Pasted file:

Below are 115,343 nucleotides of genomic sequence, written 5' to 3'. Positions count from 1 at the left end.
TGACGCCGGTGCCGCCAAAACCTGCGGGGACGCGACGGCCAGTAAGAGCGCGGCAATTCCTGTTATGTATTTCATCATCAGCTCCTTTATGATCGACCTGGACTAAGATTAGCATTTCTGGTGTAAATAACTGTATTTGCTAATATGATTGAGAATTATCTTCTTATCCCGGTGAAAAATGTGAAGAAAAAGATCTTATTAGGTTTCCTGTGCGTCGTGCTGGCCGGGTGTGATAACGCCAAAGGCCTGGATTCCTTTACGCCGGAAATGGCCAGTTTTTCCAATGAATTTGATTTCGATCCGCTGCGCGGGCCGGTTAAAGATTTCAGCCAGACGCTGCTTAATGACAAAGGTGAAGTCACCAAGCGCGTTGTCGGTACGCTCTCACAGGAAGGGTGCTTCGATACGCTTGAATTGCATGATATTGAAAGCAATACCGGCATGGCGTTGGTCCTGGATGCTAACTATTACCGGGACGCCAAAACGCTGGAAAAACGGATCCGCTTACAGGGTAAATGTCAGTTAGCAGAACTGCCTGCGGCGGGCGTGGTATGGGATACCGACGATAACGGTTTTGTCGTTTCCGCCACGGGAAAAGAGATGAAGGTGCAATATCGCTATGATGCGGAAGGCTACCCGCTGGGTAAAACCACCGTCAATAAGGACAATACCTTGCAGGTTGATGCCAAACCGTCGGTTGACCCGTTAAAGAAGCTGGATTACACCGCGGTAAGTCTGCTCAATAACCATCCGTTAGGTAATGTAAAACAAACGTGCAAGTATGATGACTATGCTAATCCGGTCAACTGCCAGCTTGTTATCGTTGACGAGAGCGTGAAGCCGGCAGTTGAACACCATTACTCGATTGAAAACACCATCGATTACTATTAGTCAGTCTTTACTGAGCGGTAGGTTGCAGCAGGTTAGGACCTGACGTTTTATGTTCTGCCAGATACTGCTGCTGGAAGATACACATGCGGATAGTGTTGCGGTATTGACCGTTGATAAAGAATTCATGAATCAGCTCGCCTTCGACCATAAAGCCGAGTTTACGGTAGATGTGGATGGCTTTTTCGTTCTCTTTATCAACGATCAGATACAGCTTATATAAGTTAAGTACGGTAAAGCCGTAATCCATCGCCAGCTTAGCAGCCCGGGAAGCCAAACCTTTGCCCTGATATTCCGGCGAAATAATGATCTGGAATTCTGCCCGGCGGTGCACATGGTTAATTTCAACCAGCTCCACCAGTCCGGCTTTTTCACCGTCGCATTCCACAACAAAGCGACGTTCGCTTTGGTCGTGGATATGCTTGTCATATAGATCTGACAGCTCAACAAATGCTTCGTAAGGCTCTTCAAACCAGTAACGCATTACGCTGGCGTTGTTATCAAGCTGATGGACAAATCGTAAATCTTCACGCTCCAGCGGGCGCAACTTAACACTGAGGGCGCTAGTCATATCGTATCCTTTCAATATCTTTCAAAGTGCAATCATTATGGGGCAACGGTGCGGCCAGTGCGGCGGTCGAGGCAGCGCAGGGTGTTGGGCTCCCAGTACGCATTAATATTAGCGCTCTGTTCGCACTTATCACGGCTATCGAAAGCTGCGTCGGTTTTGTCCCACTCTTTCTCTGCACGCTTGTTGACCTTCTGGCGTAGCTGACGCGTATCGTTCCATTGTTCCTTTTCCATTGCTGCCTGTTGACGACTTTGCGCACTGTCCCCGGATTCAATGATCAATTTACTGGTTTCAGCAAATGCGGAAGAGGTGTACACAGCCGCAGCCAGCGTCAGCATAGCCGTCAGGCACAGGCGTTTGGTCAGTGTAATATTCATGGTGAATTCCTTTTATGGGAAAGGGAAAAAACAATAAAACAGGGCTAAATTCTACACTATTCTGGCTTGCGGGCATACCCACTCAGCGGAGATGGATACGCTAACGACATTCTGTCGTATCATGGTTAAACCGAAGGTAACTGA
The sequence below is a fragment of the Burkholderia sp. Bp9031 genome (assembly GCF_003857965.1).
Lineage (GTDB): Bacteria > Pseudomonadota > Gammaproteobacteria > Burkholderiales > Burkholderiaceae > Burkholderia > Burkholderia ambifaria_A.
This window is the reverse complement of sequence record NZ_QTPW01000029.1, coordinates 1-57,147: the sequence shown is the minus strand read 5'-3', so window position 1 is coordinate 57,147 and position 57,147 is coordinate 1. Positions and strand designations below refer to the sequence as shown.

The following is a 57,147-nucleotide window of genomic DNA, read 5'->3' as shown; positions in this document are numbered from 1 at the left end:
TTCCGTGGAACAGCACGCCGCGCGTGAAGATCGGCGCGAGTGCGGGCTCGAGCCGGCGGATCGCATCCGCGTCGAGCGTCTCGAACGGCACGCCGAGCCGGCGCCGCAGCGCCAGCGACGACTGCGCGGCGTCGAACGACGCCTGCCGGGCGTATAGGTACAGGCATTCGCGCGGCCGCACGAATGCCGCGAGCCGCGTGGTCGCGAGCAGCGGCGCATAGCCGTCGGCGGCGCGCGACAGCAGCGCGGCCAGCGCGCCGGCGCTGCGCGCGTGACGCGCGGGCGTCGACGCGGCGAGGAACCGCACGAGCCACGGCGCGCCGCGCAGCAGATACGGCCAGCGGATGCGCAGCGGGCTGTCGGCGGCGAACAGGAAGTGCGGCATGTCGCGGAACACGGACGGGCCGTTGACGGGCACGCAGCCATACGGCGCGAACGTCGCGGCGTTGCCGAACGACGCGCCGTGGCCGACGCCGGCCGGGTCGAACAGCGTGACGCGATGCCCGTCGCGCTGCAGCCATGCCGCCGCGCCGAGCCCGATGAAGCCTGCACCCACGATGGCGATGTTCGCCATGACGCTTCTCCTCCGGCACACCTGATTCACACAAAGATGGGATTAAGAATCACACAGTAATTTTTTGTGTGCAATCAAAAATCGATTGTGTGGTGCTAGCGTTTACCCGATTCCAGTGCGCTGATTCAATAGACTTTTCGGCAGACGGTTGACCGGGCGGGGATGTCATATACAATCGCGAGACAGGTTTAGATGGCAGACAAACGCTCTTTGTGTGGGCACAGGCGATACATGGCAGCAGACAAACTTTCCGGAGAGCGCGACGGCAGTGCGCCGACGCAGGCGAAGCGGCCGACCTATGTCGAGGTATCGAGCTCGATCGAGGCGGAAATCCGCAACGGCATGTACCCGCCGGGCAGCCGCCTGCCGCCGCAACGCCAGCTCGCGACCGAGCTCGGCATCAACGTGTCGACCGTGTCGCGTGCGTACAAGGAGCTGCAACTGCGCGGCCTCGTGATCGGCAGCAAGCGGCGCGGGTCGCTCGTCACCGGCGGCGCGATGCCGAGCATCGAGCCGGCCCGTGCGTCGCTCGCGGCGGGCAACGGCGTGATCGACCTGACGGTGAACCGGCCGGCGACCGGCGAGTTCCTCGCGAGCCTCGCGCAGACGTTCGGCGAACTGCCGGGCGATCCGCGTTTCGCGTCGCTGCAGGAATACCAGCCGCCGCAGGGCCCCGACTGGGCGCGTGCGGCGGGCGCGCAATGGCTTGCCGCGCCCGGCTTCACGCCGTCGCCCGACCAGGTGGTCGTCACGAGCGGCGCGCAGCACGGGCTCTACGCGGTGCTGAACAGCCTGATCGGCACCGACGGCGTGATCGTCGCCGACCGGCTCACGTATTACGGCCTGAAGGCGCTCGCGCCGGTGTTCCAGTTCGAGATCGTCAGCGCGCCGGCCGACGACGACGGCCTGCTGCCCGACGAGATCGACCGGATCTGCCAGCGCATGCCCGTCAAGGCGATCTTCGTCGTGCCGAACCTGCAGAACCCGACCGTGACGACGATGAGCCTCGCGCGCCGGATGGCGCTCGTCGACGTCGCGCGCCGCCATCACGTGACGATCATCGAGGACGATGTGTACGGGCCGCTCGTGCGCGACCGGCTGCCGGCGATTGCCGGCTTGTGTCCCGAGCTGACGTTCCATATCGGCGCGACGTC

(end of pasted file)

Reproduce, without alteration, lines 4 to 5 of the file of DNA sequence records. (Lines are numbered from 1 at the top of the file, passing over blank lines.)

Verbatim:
Lineage (GTDB): Bacteria > Pseudomonadota > Gammaproteobacteria > Burkholderiales > Burkholderiaceae > Burkholderia > Burkholderia ambifaria_A.
This window is the reverse complement of sequence record NZ_QTPW01000029.1, coordinates 1-57,147: the sequence shown is the minus strand read 5'-3', so window position 1 is coordinate 57,147 and position 57,147 is coordinate 1. Positions and strand designations below refer to the sequence as shown.